RiSevere jaw-closing dystonia combined with larnygospasmLimbic/brainstem encephalitis> 90%, mostly female patients with breast or ovarian cancer
IgLON5Rarely combined dystonia (jaw or/and cervical dystonia) with other clinical features like→Sleep disorder, bulbar dysfunction, gait abnormalities, cognitive decline, eye movement abnormalitiesRare, < 5%
MyoclonusCASPR2Paroxysmal myoclonus triggered by walking or orthostatism, spinal segmental myoclonus, generalized myoclonus> mostly combined with other clinical features ->Ataxia, pain, sleep dysfunction, autonomic dysfunction, weight loss, limbic encephalitis; male predominance (85%); age > 65 yrs.20% (mostly thymoma)
LGI1Usually no myoclonus but facial-brachial dystonic seizures (FBDS); FBDS can be misdiagnosed as myoclonusLimbic encephalitis, often subacute > 3 months. Bradycardia, hyponatremia< 5%
GlyRMyoclonus typically as part of PERM/ SPSDHyperekplexia, opisthotonus, autonomic dysfunction, encephalopathy, eye movement abnormalities, brainstem encephalitis< 10% thymoma, lymphoma, SCLC, breast cancer
DPPXMyoclonus with or without hyperekplexia; mostly combined with other clinical features like→Limbic encephalitis, brainstem disorders, prolonged diarrhea, weight loss, dysautonomia< 10%, lymphoma
IgLON5Combined myoclonus with other clinical features like→Sleep disorder, bulbar dysfunction, gait abnormalities, cognitive decline, eye movement abnormalitiesRare, < 5%
GFAPCombined myoclonus with other clinical features like→Meningoencephalomyelitis with headache and subacute encephalopathy20–40%; diverse neoplasms
ParkinsonismD2RVery rare; in children parkinsonism combined with→EncephalopathyUnknown, very rare in children
NMDARCombined parkinsonism with other clinical features like→Behavioral changes, psychiatric disorders, cognitive impairment, seizures, mutism, dysautonomia25–50% of woman have ovarian teratomas. In children very rare. In patients > 45 yrs. other tumors possible, e.g. SCLC, breast cancer, etc.
Ma2Combined paraneoplastic parkinsonism with other clinical features like→ generally subacute and rapid progressive courseHypothalamic-pituitary dysfunction, weight gain, prominent sleep disorders including excessive daytime sleepiness, rapid eye movement (REM) sleep behavior disorder (RBD), narcolepsy cataplexy, and eye movement abnormalities> 90% testis tumors
CV2/CRMP5Combined paraneoplastic parkinsonism with other clinical features like→ generally subacute and rapid progressive courseEncephalopathy, myelitis, optic neuritis, peripheral neuropathy> 90%, SCLC, other neuroendocrine tumors, breast cancer, lymphoma, thymoma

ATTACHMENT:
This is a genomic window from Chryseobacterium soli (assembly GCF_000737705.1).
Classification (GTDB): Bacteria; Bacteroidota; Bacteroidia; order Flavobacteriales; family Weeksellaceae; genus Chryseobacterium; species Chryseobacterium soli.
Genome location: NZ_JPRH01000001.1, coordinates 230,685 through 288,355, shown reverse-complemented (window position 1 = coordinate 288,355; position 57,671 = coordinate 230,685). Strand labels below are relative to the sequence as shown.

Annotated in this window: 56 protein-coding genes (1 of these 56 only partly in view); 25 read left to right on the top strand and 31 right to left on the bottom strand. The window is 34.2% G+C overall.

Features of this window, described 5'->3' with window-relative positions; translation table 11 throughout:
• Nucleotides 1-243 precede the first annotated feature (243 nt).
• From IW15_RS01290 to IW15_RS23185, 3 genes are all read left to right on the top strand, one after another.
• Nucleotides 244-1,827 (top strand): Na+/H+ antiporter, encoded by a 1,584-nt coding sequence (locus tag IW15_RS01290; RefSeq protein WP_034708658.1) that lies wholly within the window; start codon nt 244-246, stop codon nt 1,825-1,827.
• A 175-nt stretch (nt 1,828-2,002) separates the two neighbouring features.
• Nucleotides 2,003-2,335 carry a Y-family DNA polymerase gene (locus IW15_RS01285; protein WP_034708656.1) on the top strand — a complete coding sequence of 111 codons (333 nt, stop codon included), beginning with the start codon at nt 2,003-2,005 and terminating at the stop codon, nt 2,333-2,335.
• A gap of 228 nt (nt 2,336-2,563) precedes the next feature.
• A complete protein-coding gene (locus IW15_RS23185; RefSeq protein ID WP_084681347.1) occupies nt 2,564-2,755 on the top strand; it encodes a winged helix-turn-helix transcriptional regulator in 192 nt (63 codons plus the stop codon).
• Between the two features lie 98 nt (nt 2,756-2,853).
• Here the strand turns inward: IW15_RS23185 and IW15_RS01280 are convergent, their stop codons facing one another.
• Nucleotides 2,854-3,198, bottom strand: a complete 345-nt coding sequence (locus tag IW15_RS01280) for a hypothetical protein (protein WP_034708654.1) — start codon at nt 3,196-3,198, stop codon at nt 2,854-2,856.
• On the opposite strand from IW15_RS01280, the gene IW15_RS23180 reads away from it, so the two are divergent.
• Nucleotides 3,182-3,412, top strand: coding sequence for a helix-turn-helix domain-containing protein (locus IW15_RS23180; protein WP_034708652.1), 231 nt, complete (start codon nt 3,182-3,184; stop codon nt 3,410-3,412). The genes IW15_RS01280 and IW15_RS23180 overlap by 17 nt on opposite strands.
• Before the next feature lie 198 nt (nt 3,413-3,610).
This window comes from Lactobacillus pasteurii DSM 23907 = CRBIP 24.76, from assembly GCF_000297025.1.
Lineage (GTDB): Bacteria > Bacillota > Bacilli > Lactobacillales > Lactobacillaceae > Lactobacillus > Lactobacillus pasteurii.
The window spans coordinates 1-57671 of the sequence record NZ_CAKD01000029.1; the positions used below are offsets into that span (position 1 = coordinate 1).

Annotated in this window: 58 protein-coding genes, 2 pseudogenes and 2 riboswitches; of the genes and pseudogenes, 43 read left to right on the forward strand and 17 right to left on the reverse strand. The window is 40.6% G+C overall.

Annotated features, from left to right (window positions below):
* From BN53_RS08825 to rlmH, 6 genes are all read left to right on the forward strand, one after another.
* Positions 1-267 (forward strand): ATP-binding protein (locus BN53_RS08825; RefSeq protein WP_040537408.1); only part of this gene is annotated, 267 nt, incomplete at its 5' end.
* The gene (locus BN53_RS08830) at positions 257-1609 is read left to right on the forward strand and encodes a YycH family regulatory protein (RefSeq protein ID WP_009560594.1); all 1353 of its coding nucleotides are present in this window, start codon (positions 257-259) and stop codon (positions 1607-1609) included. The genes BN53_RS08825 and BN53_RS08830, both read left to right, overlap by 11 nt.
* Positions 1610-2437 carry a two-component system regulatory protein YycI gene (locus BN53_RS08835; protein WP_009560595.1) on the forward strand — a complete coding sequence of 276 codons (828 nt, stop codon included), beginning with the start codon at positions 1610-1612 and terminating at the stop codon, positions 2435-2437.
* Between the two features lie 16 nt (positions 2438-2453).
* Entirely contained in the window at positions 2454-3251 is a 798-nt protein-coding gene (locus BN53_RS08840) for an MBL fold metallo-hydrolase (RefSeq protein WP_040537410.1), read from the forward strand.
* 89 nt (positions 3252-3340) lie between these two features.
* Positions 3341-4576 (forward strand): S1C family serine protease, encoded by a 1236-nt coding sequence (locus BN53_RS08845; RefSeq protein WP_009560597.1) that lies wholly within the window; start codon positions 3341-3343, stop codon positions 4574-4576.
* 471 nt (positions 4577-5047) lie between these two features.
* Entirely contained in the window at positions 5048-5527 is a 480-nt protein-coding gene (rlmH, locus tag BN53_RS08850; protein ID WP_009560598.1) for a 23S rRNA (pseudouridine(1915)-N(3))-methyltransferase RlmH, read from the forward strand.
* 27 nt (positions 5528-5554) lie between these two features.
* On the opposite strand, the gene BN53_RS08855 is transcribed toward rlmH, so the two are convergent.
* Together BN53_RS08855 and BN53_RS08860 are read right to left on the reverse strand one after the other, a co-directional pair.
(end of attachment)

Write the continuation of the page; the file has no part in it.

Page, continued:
IgLON5Combined parkinsonism with other clinical features like→ PSP-like picture (vertical gaze palsy)Sleep disorder, bulbar dysfunction, gait abnormalities, cognitive decline, eye movement abnormalitiesRare, < 5%
CASPR2Combined parkinsonism with other clinical features like→Ataxia, pain, sleep dysfunction, autonomic dysfunction, weight loss, limbic encephalitis; male predominance (85%); age > 65 yrs.20% (mostly thymoma)
LGI1Combined parkinsonism with other clinical features like→Limbic encephalitis, often subacute > 3 months. Bradycardia, hyponatremia< 5%
DPPXCombined parkinsonism with other clinical features like→Limbic encephalitis, brainstem disorders, prolonged diarrhea, weight loss, dysautonomia< 10%, lymphoma
Paroxysmal movement disordersLGI1Characteristic facial-brachial dystonic seizures (FBDS)Limbic encephalitis, often subacute > 3 months. Bradycardia, hyponatremia< 5%
CASPR2Paroxysmal episodic ataxia and myoclonus often triggered by orthostatism and walkingAtaxia, pain, sleep dysfunction, autonomic dysfunction, weight loss, limbic encephalitis; male predominance (85%); age > 65 yrs.20% (mostly thymoma)
NMDARParoxysmal dystonic posturing preceding encephalitisBehavioral changes, psychiatric disorders, cognitive impairment, seizures, mutism, dysautonomia25–50% of woman have ovarian teratomas. In children very rare. In patients > 45 yrs. Other tumors possible, e.g. SCLC, breast cancer, etc
AQP4Painful tonic spasmsTypically occurring in demyelinating diseases, in particular in NMOSD< 5%
Stiff person spectrum disordersGADIsolated or combined SPSEncephalopathy, ataxia, sensory symptoms, pyramidal signs, dysautonomia, epilepsy; often coexistence with autoimmune diseases like type 1 diabetes, vitiligo etc.< 5%
GlyRIsolated or combined SPS, PERMOculomotor disturbance, bulbar symptoms, dysautonomia, pyramidal signs, sensory symptoms, encephalopathy; rarely associated with limbic encephalitis< 10% thymoma, lymphoma, SCLC, breast cancer
AmphiphysinIsolated or combined SPSAtaxia, sensory ganglionopathy and myelopathy> 90%, SCLC, other neuroendocrine tumors, breast cancer, lymphoma, thymoma
DPPXCombined SPS with prominent hyperekplexia, myoclonus, ataxia and further clinical signs like→Dysautonomia, pyramidal signs, sensory symptoms, cognitive problems. Red flags: Prolonged diarrhoea, weight loss< 10%, lymphoma
GABAARIsolated or combined SPS with →Epilepsyunknown but probably rare especially in children
RiCombined SPS as part of →Brainstem encephalitis> 90%, mostly female patients with breast or ovarian cancer
TremorAMPAR, CASPR2, LGI1, DPPX, GABABR, GlyR, mGluR1, NMDARCombined tremor syndrome in the context of→Limbic encephalitis/encephalitisAMPAR and GABAR-B > 50% SCLC; mGluR1 lymphoma; for other antibodies see above
GFAPCombined tremor syndrome often with ataxia and myoclonus in patient with→Meningoencephalomyelitis with encephalopathy with epilepsy, cognitive or psychiatric problems, myelopathy, or ataxia20–40%; diverse neoplasms
Paranodal antigens (CNTN1, NF155, NF140/186, Caspr1)Disabling limb tremor in the context of→CIDPRare, < 5%